Even though I may have unintentionally slipped another cog or two on behalf of my math, this following suggestion of deploying robust Javelin Probes is yet another updated effort about what I believe can be affordably accomplished on behalf of Earth and absolute loads of invaluable lunar sciences, at least it's been technically doable as of a decade ago, and most certainly as of today, of implementing the as-is and where-is of present day technology that's been on hand, and quite possibly accomplishing much from inventory that's already bought and paid for (some of which I believe has been paid for several times over) that's existing within surplus or as perfectly usable as-is prototypes that'll far exceed the requirements of telling us what we need to know.
This time around, I'm even getting myself a bit more correct on the kinetic impact energy calculations, whereas previously I was a little outside the box by way of under specifying, such as by not having the most likely Vf (final velocity) factored in. Though after reading from the "Polar Night" and the "LUNAR-A" specifications, it's more than clear that this Javelin Probe notion is a sure-fire method of deploying robotic instruments via impact is of what honestly can be accomplished, and with an alloy outer shell, hardened circuitry and the sorts of instrumentation as per surviving this proven method of delivery isn't the least bit unproven. As otherwise, for any sort of controlled soft landing of anything upon the lunar surface simply isn't a sure bet, much less if that has to include any recovery of whatever samples, as only the Russian have supposedly accomplished that feat, although even that much isn't the least bit documented as being the truth and nothing but the truth, as after all, the USSR was every bit as much into their side of our perpetrated cold-war of snookering all that could be snookered, and for pretty much the same power and money grubbing plus extended employment benefit reasons of what our NASA/Apollo effort was all about.
Thus there's clearly been a whole lot more than just one fox in this cold-war chicken coop.
I've even taken the advise of others still thoroughly snookered upon anything NASA/Apollo, where I honestly looked extensively for the 100th time in searching for documentation via NASA, badastronomy, USSR, Russian and/or of absolutely anything independent upon those supposed robotic lunar landers.
Not that's it impossible that such didn't take place, it's just a wee bit odd that there's no scaled to suit Earth's gravity accomplishments of anything that's managed any such robotic soft landing upon Earth via rocket science, much less "trundled about the Moon quite happily" and then returned squat that wasn't available here on Earth, and/or easily modifiable as to suit whatever their "nondisclosure" cold-war science decided was sufficiently worthy of snookering whomever.
Seems rather odd that not even our NASA has obtained footage of their prototype landers running through their essential R&D stability and robotic AI sorts of routines necessary for accomplishing your ever accelerating drop-in "Landing on the Moon is easy" task of dealing with a lack of any perceptible Vt, dependent of fully modulated rocket energy that would have been necessary. There's not even a decent report upon the fairly massive and/or powerful flight stability gyros that would have been required.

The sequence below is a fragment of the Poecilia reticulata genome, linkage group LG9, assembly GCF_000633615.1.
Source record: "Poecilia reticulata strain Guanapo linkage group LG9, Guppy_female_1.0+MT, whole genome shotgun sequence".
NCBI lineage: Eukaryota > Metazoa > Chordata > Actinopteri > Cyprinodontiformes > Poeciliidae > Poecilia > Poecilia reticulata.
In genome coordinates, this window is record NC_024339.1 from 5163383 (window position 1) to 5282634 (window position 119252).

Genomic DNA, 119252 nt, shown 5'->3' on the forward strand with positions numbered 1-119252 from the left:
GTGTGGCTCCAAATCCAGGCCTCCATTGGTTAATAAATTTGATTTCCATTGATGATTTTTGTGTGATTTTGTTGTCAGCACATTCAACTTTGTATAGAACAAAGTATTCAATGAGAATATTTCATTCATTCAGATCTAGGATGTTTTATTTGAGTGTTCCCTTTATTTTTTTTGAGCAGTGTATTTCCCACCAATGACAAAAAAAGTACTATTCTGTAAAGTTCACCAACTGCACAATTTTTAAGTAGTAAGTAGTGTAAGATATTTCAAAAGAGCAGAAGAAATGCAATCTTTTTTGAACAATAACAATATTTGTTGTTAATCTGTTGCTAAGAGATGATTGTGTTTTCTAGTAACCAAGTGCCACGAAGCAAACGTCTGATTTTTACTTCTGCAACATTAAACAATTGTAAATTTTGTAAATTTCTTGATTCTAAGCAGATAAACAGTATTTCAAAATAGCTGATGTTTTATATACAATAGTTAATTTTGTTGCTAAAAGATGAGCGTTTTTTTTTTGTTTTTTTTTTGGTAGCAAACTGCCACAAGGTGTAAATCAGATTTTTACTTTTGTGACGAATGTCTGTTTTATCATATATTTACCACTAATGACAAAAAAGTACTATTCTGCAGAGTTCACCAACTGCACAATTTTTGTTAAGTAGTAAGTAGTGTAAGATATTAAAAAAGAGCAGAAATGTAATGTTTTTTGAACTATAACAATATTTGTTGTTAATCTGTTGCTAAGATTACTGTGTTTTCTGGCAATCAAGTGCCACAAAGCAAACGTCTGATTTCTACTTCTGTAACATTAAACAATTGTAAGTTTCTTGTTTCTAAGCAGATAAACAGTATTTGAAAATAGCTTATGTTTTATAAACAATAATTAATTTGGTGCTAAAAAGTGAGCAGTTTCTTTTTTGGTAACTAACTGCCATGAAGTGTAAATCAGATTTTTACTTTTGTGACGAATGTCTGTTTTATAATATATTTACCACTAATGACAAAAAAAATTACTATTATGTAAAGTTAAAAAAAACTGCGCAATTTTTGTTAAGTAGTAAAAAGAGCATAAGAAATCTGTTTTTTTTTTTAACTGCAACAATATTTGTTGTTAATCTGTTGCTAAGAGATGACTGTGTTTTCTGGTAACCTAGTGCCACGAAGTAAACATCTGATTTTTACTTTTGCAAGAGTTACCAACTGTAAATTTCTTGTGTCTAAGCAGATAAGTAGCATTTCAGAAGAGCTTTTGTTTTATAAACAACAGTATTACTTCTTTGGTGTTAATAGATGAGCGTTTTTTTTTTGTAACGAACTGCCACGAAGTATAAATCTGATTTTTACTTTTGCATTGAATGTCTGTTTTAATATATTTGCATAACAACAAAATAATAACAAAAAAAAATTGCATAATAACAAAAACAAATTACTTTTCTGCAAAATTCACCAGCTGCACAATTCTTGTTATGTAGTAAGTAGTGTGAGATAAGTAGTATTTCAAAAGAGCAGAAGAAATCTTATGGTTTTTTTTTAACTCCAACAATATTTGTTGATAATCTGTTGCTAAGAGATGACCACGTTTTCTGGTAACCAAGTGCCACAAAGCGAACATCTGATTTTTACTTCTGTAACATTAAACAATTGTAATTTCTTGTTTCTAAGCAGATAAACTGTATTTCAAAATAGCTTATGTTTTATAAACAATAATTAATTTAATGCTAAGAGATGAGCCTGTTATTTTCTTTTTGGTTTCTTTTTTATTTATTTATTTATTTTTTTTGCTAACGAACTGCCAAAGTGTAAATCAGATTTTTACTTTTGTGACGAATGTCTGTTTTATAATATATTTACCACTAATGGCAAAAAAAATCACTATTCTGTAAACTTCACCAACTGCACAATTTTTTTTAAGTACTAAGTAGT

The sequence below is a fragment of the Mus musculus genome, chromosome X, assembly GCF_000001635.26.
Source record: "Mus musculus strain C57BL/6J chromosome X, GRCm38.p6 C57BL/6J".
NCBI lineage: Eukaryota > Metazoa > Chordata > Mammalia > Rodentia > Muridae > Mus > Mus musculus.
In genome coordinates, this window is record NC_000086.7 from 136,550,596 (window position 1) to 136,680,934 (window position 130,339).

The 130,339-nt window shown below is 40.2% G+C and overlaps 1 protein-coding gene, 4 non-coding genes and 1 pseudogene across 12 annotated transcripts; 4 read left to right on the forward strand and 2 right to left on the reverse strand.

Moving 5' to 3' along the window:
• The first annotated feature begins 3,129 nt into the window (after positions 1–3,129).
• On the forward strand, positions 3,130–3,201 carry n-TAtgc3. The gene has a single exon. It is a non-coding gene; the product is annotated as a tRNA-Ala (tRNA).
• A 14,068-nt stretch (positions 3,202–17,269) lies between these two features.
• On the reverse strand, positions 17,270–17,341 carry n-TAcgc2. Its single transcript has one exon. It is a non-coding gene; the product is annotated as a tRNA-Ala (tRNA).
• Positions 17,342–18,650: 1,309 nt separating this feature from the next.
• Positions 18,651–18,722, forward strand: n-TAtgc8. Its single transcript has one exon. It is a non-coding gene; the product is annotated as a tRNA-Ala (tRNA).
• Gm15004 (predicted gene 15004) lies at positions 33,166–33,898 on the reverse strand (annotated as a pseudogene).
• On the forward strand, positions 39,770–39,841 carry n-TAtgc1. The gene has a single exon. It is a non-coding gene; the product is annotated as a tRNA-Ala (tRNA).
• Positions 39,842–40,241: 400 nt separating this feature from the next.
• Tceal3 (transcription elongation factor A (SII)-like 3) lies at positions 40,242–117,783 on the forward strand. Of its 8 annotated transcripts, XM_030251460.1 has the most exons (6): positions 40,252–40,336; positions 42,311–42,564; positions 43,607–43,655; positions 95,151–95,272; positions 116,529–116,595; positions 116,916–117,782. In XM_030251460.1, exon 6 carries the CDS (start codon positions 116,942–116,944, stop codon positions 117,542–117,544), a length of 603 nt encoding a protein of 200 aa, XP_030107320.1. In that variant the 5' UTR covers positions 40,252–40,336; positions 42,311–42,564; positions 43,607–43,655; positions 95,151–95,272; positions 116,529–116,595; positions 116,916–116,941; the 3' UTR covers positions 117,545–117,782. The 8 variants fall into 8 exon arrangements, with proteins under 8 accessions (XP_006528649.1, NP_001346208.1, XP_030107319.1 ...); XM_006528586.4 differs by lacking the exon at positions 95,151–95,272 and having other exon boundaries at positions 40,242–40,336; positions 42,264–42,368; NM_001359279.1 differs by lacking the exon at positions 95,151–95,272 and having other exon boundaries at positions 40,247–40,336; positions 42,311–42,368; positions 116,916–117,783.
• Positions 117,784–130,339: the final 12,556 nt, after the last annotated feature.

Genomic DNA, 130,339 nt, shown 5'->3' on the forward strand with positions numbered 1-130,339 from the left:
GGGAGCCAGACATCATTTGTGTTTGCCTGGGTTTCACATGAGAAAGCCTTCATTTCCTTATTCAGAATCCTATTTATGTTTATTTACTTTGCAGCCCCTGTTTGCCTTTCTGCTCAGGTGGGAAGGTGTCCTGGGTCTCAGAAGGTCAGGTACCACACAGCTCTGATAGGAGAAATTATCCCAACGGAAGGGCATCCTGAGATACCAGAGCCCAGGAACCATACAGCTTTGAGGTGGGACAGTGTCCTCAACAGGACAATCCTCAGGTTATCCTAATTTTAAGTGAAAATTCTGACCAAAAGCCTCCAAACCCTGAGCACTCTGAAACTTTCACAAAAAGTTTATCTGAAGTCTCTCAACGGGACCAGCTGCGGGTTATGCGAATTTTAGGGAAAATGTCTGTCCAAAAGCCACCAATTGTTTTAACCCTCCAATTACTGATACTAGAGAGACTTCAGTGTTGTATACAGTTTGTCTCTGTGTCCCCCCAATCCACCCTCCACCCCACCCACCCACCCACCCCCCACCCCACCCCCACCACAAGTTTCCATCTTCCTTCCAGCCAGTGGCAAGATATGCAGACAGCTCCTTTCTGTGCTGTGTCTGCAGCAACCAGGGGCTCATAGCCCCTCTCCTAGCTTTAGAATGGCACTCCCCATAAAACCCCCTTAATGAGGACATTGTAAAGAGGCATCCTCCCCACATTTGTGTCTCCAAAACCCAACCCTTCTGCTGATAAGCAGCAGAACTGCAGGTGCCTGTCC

Folks need to realize that getting whatever safely down to 100 km, then continuing downward to being reasonably stabilized at such a reduced rate of orbit and as such essentially falling controllably from 10 km above the deck, that in of itself is fairly a neat robotic trick, especially if that's having to controllably retro-thrust and down-range this 5,300 kg package to below 1 km, then continuing to skillfully AI fly-by-wire itself entirely upon it's own smarts and applied rocket science onto an absolutely harsh meteorite and shard strewn dark surface that's essentially the ultimate morgue of razor sharp debris is one hell of a neat trick for even the best robotics of today, and I certainly wouldn't bet upon any those surviving.
I'm not accusing Russians of snookering us, though pretty much their efforts against our perpetrated cold-war was in fact a deadly game of smoke and mirrors, whereas dollar per dollar they seem to have achieved a hundred fold more bang for their sorry buck than we did.
I have no doubts they honestly tried every trick in their book as to making their Ye-8 Lunar Lander and subsequent unmanned lunar soil sample return actually happen. Perhaps some day there'll be coverage of such deployed from an aircraft cruising at 5 km, by which the onboard AI robotics takes over and subsequently the craft lands in one piece. By way of excluding the recovery/sample return portion of this demo test-lander, and a few other adjustable aspects of mass, plus the terrific terminal velocity advantage of our atmosphere should offer loads of energy reserves as for accomplishing the task of demonstrating stabilized down-range and soft landing.
I'll offer that I don't know about your under-appreciated and under-funded space programs, but if I had the one and only fully operational AI robotic lunar lander that actually worked, and that included a sample recovery technology that could be easily demonstrated on Earth, I'd certainly brag my stinking butt off about it, as well as demonstrate such as to making those dirty rotten lying Americans warmongers eat my shorts.